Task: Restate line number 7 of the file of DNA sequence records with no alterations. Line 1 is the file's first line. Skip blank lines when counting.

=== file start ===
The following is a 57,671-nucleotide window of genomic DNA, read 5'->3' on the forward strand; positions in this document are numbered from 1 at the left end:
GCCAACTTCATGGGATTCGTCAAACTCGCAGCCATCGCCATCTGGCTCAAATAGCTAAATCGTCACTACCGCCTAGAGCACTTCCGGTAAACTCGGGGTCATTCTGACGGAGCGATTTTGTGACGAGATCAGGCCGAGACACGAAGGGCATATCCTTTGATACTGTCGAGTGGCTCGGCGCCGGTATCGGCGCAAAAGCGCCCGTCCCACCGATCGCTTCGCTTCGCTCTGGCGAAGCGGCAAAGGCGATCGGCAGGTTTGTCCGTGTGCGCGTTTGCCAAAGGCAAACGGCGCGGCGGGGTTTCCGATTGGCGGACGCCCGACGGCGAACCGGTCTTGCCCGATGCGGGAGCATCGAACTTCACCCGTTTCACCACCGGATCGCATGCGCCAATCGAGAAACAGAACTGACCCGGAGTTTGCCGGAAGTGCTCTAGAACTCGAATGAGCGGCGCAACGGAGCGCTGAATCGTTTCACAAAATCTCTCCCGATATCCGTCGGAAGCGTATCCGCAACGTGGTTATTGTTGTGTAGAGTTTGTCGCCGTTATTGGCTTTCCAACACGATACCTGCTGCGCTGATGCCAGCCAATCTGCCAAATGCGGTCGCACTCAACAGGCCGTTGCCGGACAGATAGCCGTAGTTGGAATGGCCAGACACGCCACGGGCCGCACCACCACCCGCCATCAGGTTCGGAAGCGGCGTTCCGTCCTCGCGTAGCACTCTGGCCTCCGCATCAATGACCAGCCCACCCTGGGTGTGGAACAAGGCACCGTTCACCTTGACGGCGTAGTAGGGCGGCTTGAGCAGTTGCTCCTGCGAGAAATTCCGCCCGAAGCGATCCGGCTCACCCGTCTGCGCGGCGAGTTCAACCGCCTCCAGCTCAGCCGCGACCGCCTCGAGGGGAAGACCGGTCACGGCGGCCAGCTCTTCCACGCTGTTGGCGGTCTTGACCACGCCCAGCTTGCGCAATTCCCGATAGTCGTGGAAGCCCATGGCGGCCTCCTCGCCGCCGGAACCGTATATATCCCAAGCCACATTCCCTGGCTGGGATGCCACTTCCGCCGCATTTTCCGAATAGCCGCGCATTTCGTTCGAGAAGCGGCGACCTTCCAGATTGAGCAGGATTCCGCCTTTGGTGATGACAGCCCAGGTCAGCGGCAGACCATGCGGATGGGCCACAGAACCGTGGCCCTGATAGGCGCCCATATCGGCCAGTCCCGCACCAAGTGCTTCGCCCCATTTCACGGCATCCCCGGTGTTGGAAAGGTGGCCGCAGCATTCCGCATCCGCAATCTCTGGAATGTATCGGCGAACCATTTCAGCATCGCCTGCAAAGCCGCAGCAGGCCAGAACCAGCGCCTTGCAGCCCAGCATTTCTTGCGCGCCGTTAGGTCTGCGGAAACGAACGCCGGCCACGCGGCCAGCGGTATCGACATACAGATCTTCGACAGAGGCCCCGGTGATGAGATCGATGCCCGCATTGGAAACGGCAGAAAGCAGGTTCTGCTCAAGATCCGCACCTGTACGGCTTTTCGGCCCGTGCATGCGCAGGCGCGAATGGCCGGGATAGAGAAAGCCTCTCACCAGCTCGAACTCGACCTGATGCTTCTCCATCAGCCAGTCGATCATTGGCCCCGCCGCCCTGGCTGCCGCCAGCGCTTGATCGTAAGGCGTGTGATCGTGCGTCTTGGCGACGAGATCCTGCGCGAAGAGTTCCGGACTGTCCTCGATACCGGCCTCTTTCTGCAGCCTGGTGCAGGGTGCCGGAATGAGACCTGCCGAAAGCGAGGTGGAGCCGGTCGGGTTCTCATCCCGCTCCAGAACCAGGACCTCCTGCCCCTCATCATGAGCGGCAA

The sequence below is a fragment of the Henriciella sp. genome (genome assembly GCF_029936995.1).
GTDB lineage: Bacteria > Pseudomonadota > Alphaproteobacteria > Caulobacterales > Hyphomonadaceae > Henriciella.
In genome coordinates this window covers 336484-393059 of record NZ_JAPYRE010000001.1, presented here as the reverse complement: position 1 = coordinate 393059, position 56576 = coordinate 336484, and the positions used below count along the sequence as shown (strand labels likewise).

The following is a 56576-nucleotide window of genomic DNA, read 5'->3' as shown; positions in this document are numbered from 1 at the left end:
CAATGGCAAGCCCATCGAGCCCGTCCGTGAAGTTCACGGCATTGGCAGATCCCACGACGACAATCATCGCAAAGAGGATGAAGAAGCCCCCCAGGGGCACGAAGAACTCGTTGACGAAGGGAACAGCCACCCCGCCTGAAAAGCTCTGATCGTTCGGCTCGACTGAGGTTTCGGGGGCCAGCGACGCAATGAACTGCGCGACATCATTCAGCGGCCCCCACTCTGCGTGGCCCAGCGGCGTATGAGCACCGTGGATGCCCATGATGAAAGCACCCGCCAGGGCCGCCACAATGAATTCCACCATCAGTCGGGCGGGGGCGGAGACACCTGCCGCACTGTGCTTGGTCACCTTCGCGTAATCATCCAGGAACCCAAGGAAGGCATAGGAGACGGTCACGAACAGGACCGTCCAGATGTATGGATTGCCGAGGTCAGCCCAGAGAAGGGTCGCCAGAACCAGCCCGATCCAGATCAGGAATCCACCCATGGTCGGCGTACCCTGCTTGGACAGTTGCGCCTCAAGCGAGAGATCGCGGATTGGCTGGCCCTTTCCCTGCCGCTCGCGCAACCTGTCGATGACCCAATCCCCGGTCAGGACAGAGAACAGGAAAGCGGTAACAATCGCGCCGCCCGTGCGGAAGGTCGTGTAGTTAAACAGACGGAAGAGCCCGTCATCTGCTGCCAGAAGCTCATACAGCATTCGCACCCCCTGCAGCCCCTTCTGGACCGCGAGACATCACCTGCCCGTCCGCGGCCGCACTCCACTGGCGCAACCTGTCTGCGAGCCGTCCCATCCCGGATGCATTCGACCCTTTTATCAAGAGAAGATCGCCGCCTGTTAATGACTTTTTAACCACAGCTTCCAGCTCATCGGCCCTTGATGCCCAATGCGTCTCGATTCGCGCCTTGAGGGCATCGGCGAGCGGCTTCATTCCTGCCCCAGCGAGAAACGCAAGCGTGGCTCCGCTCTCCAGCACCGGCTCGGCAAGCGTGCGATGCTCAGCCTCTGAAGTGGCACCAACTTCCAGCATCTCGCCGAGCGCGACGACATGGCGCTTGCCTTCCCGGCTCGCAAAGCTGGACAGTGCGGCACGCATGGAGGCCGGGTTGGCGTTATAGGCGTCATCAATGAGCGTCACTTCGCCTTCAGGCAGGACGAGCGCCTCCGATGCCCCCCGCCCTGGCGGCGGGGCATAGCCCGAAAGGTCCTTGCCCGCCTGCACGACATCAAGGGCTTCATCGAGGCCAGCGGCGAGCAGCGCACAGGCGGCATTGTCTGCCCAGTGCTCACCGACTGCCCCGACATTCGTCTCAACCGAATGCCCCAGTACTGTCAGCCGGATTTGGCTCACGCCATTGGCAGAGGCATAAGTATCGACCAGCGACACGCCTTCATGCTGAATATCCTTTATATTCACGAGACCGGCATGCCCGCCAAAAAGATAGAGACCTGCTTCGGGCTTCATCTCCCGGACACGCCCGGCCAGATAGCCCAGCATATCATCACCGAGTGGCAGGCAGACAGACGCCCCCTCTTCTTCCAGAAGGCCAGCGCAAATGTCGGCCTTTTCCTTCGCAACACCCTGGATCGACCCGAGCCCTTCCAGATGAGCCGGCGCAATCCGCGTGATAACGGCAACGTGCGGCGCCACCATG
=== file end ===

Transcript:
CAATGGCAAGCCCATCGAGCCCGTCCGTGAAGTTCACGGCATTGGCAGATCCCACGACGACAATCATCGCAAAGAGGATGAAGAAGCCCCCCAGGGGCACGAAGAACTCGTTGACGAAGGGAACAGCCACCCCGCCTGAAAAGCTCTGATCGTTCGGCTCGACTGAGGTTTCGGGGGCCAGCGACGCAATGAACTGCGCGACATCATTCAGCGGCCCCCACTCTGCGTGGCCCAGCGGCGTATGAGCACCGTGGATGCCCATGATGAAAGCACCCGCCAGGGCCGCCACAATGAATTCCACCATCAGTCGGGCGGGGGCGGAGACACCTGCCGCACTGTGCTTGGTCACCTTCGCGTAATCATCCAGGAACCCAAGGAAGGCATAGGAGACGGTCACGAACAGGACCGTCCAGATGTATGGATTGCCGAGGTCAGCCCAGAGAAGGGTCGCCAGAACCAGCCCGATCCAGATCAGGAATCCACCCATGGTCGGCGTACCCTGCTTGGACAGTTGCGCCTCAAGCGAGAGATCGCGGATTGGCTGGCCCTTTCCCTGCCGCTCGCGCAACCTGTCGATGACCCAATCCCCGGTCAGGACAGAGAACAGGAAAGCGGTAACAATCGCGCCGCCCGTGCGGAAGGTCGTGTAGTTAAACAGACGGAAGAGCCCGTCATCTGCTGCCAGAAGCTCATACAGCATTCGCACCCCCTGCAGCCCCTTCTGGACCGCGAGACATCACCTGCCCGTCCGCGGCCGCACTCCACTGGCGCAACCTGTCTGCGAGCCGTCCCATCCCGGATGCATTCGACCCTTTTATCAAGAGAAGATCGCCGCCTGTTAATGACTTTTTAACCACAGCTTCCAGCTCATCGGCCCTTGATGCCCAATGCGTCTCGATTCGCGCCTTGAGGGCATCGGCGAGCGGCTTCATTCCTGCCCCAGCGAGAAACGCAAGCGTGGCTCCGCTCTCCAGCACCGGCTCGGCAAGCGTGCGATGCTCAGCCTCTGAAGTGGCACCAACTTCCAGCATCTCGCCGAGCGCGACGACATGGCGCTTGCCTTCCCGGCTCGCAAAGCTGGACAGTGCGGCACGCATGGAGGCCGGGTTGGCGTTATAGGCGTCATCAATGAGCGTCACTTCGCCTTCAGGCAGGACGAGCGCCTCCGATGCCCCCCGCCCTGGCGGCGGGGCATAGCCCGAAAGGTCCTTGCCCGCCTGCACGACATCAAGGGCTTCATCGAGGCCAGCGGCGAGCAGCGCACAGGCGGCATTGTCTGCCCAGTGCTCACCGACTGCCCCGACATTCGTCTCAACCGAATGCCCCAGTACTGTCAGCCGGATTTGGCTCACGCCATTGGCAGAGGCATAAGTATCGACCAGCGACACGCCTTCATGCTGAATATCCTTTATATTCACGAGACCGGCATGCCCGCCAAAAAGATAGAGACCTGCTTCGGGCTTCATCTCCCGGACACGCCCGGCCAGATAGCCCAGCATATCATCACCGAGTGGCAGGCAGACAGACGCCCCCTCTTCTTCCAGAAGGCCAGCGCAAATGTCGGCCTTTTCCTTCGCAACACCCTGGATCGACCCGAGCCCTTCCAGATGAGCCGGCGCAATCCGCGTGATAACGGCAACGTGCGGCGCCACCATG